Williamstown: a cute, little oldie along the lines of a model for aged care brochures (basically the suburban equivalent of De Campo in her mid-80s). Its past is very well-preserved and probably hasn’t changed much in a hundred and fifty years. If I was loaded and a bit lame I might consider buying in and being an active local holding weekly TV Parties for McLeod’s Daughters.
D and I stayed at a giant, mock-period B&B three k’s out of town on Sat night. What can I say I was seduced by Doug and Lottie’s somewhat deceptive website.
Our room was on the top floor of a very confusedly designed home. Thankfully D&L gave us an upgrade because the room we had originally requested — pointed out to us as we were walking up the stairs —was no larger than a powder room. Our room was actually very nice. We had a spa, the spa had sea views, we watched a sunset, ate cheese, and there were pelicans hanging out on the rocks in the morning.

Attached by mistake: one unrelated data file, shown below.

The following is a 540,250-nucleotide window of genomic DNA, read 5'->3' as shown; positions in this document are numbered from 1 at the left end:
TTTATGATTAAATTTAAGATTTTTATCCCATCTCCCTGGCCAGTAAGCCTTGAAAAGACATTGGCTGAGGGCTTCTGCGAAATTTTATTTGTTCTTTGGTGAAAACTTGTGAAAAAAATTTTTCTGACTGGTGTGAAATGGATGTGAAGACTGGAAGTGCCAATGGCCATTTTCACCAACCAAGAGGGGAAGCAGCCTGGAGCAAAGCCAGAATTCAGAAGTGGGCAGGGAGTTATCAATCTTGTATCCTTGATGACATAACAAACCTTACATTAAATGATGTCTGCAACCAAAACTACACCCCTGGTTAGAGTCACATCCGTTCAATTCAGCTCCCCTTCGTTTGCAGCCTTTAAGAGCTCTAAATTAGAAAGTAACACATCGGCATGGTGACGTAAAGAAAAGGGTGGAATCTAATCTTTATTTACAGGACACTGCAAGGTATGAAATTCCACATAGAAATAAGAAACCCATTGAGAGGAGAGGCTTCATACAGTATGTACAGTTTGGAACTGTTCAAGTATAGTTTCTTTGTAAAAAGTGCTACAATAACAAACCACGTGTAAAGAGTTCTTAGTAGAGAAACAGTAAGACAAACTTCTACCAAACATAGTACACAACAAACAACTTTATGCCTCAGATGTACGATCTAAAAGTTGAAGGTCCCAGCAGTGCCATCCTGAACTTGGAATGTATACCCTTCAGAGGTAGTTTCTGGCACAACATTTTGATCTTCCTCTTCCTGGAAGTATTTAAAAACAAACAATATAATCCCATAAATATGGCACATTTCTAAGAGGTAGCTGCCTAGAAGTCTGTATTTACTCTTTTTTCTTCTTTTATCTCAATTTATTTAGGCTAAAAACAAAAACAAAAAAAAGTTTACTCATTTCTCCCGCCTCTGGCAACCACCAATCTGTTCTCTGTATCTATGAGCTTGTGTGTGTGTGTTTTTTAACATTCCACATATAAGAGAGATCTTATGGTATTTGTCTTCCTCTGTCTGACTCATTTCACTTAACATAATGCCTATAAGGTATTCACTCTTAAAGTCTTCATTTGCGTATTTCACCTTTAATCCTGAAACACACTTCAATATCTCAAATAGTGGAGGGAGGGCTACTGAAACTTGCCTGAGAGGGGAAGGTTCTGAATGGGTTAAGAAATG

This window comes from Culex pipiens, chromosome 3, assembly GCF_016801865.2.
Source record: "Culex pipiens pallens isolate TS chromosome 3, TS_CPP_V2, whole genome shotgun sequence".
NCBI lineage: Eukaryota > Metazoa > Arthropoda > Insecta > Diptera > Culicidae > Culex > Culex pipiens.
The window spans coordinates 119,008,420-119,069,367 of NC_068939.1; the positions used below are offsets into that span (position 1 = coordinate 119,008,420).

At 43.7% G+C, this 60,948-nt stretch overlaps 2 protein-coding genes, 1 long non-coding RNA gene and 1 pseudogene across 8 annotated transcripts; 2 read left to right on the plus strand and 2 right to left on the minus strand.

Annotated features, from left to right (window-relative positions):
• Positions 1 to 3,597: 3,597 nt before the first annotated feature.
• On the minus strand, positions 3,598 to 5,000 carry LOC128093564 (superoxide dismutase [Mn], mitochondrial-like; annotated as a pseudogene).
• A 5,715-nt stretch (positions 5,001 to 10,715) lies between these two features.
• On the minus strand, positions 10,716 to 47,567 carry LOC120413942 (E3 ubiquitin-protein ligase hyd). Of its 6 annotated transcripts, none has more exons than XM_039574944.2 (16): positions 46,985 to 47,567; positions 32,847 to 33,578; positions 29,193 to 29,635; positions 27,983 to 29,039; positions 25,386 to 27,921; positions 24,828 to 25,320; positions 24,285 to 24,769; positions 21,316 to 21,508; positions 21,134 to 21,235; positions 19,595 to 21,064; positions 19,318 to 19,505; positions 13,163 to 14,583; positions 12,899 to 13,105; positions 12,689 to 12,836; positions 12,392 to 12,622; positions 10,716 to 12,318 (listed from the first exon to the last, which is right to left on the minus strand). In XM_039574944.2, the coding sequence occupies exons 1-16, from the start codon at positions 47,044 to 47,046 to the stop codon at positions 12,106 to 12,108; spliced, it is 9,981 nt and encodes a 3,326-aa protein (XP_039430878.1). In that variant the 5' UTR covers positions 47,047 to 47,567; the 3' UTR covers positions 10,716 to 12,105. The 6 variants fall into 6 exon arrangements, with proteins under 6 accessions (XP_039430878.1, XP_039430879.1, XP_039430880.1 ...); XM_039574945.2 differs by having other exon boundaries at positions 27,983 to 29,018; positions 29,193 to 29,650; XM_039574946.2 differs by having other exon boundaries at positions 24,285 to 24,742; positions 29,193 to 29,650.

It was a lot like staying at my parent’s house, had I never met them or had any partial feelings toward them. Doug, our Dad for the night, drove us to dinner down on the dock of the bay where we partook in steak and every sea species imaginable, including one weird scaly orange creature, didn’t know what that was, while drinking NZ white. I ordered a takeaway Irish Coffee to be enjoyed decadently in bed while finishing The Adventures of Augie March which was just unbelievable. I hope that one day I write a sentence as equally as brilliant as one of Saul Bellow’s paragraphs.
We woke up refreshed, walked into town and perused the market, before catching the 12.30pm ferry and moseying back to Melbourne.